This is usually where a big effort is started which should be the first real separation of the chafe with a slight elevation gain all the way to Crawford Corner Road. The quality of the road surface isn’t terrific, but it supports speed, and though the effort didn’t start strong, I saw an opportunity to move up on some wheels, and then when I pushed through I added some effort and again put out some hammering, but thinking I needed to save, I pulled off and there were only 3 of us, so not too much rest time. Reaching Crawfords and making the right, and I was on the front again, and we had a bit of a tail wind, so I hunkered down and decided to see if I could carry us all the way to American Way. I was feeling okay until the road angled up ever so slightly and as I gained that ever so small amount of elevation, I could feel that I wasn’t going to make it all the way to American. I started counting out the rotations “1-2-3-4! 1-2-3-4!” and a quick mental calculation told me there were going to have to be about 7 more of those to crest American Way, so I pulled off and let John come through, and I slid into the back for recovery.
As seems always to be the case we caught the red light at Red Hill Road, and this allowed a re-grouping, and an opportunity to gulp some air, some fluids and to recover a little bit. Light turned green and we were into the rollers of Crawford Corner with a shitty road surface. We picked up some good speed, took our turns, I got another turn at the front, and drove some more, and not long after tagging onto the end, the shitterfuck that should have sent at least 4 of us to the hospital happened. Personally I wasn’t looking that far ahead as I was simply watching the line, but suddenly the line split, brakes applied, wheels skidded, I locked my back wheel as I approached the rider in front of me, and then I noticed the silver car that had cut across the lane and turned right in front of us thinking it could beat us. I never saw the driver. What the fug were they thinking? Don’t they have the slightest clue how fast we were traveling? 30-35 mph at that point. It is a fuggin miracle that no one got hit, hit anyone else, nor did anyone crash. We lost some tire tread, but no skin, and the car sped away up the street. Why I didn’t have my GoPro I cannot say, well I can say, I was lazy, and now I don’t have anything to examine.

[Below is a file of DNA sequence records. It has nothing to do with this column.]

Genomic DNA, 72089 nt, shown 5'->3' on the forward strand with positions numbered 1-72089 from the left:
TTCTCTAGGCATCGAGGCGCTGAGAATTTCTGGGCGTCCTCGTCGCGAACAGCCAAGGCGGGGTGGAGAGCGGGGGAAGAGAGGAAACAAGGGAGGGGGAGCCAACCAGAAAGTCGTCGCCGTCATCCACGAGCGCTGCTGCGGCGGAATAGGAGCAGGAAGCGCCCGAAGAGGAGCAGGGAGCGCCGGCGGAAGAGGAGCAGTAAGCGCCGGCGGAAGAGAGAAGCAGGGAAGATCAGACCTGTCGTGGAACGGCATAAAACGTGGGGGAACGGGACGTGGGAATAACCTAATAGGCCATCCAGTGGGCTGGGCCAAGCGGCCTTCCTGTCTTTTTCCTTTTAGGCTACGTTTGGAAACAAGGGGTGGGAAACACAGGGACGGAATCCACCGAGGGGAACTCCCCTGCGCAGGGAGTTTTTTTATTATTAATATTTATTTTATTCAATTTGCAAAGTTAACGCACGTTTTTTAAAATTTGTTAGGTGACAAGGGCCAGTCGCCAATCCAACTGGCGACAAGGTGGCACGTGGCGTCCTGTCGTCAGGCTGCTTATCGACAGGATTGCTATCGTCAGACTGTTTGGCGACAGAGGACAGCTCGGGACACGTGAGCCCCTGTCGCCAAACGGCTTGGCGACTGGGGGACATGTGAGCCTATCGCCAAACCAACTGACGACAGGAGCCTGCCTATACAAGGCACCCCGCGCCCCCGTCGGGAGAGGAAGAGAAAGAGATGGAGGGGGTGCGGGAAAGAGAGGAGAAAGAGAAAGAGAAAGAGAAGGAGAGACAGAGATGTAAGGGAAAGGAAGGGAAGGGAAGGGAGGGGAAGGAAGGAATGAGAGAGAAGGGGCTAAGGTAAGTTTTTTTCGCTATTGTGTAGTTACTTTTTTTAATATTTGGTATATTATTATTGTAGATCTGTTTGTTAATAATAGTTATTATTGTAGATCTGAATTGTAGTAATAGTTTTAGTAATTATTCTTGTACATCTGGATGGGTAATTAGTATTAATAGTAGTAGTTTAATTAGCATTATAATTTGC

After that the ride, for me wasn’t the same. The reality is I burned a lot of matches, and as it turned out, I didn’t bring a new book with me. So as we approached Holmdel Road I was straining to hold wheel, and I knew right there and then that I had just dropped my hammer, and I became a nail. The road rose, and the gap opened, and I pushed my legs, and the gap got wider, and then I caved. A cracked mortal broken yolk. fried already and not even halfway through the ride! At that point the ride was over. The remnants are strung out so far I couldn’t even see all of them, so I pretty much finished up the ride by myself glad simply to have all my skin still attached firmly to my body, and alive to fight another day.
Leave a Reply